With Ally, you can enjoy the old fashioned buzzer alarm, and struggle with its evil AI. Simply set the time, perform a "shaking gesture" to activate it and go to sleep: the next morning you have to repeat it exactly in order to shut it down.

Be careful and remember how you shake it, every mistake in the shaking movement make the buzzer louder! And for an added spice, its evil mind forces you to shake it in a different way every time you unlock it.

Project type
School Project
Matteo Loglio, Massimo Banzi

What is Ally

Ally is a project created during the "AI Machine made interactions" course held by Massimo Banzi and Matteo Loglio.

The course's brief was to provide a device with a machine learning controlled switch, in order to record and detect the "ON / OFF" commands that can be gestures, touches, buttons or voice patterns.

My outcome, Ally, is an alarm clock that can be set and unlocked performing a shaking–gesture pattern, in order to make sure you are awake and conscious while shutting it down.

And if it's not enough, if the performed gesture doesn't match the unlock gesture, Ally gets mad! The volume increases, and so does the buzzing rate!

Interacting with Ally

By requirements, the device has a simple interface: one knob to set the time, one button to teach the unlock movement to the device,
and one LED to have a visual feedback about the pattern teaching status. This, added to Machine Learning, makes the whole experience fun and immediate.
More on this, shaking a noisy device is kind of satisfactory, and helps to interact with the device
in an easy and natural way.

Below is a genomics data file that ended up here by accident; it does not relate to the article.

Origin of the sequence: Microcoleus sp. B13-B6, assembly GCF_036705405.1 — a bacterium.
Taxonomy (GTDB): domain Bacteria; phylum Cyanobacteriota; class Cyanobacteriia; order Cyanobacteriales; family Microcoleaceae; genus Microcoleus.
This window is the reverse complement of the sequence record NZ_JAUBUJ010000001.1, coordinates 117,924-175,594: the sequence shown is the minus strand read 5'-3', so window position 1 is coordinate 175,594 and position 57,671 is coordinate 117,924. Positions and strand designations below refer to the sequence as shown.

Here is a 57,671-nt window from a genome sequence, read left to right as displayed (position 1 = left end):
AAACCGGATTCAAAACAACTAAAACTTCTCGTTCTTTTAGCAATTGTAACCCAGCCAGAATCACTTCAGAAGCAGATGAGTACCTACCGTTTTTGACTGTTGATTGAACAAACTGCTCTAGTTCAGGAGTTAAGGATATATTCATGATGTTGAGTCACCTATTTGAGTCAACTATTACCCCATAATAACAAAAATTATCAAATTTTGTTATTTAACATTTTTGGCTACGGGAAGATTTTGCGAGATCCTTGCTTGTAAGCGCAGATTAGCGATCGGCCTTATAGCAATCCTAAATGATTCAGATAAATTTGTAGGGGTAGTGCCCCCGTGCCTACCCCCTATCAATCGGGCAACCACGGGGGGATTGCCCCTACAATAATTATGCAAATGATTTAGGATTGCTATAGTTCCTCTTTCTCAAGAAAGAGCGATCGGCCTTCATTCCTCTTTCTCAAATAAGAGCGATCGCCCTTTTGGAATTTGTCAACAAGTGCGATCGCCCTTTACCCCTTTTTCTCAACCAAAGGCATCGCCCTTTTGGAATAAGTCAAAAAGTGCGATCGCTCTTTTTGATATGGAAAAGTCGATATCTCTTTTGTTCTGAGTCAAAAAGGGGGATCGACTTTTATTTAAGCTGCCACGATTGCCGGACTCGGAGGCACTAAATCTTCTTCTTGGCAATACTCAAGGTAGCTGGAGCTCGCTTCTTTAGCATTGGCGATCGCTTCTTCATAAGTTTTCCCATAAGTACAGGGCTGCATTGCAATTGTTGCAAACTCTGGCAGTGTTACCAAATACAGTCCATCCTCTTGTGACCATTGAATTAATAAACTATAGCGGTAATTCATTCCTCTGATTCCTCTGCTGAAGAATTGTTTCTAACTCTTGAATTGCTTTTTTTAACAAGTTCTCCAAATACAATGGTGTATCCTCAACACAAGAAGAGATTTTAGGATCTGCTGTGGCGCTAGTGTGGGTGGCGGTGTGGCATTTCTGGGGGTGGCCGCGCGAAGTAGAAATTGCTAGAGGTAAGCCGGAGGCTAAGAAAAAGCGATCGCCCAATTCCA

The key point is to have a simple device that hides the technology under the hood, in order to look simple and be underestimated.
The experience is the fun and the frustration given by using a simple alarm that gets "pimped" with AI, and that gets more demanding about how you use it: like a forgotten object who finally get its revenge.

Product design

I had a lot of fun and got really challenged by the prototype design phase. I wanted the device to look simple and friendly, and a little bit oldfashioned.

During my research I've seen many prototypes that were made only with lasercut plywood, and after some considerations I understood it wasn't the look I wanted:

  • due to the usual interaction (shaking it), the device has to be resistant
  • except for some lasercutting designs like the kerf cut, the rigidity of the material only allows for hard corners
  • the usual assembly techniques for lasercut prototypes makes them "boxy"

Our Fablab had the most common tools and machinery (lasercutting machine, 3D printers, CNC machine) for quick prototyping and for turning an idea into something "real", so I wanted to experiment different techniques.

I started by creating a cardboard prototype to feel the device size, and then designed a 3D rounded corner structure using Autodesk Fusion360, and the flat plywood parts using Illustrator.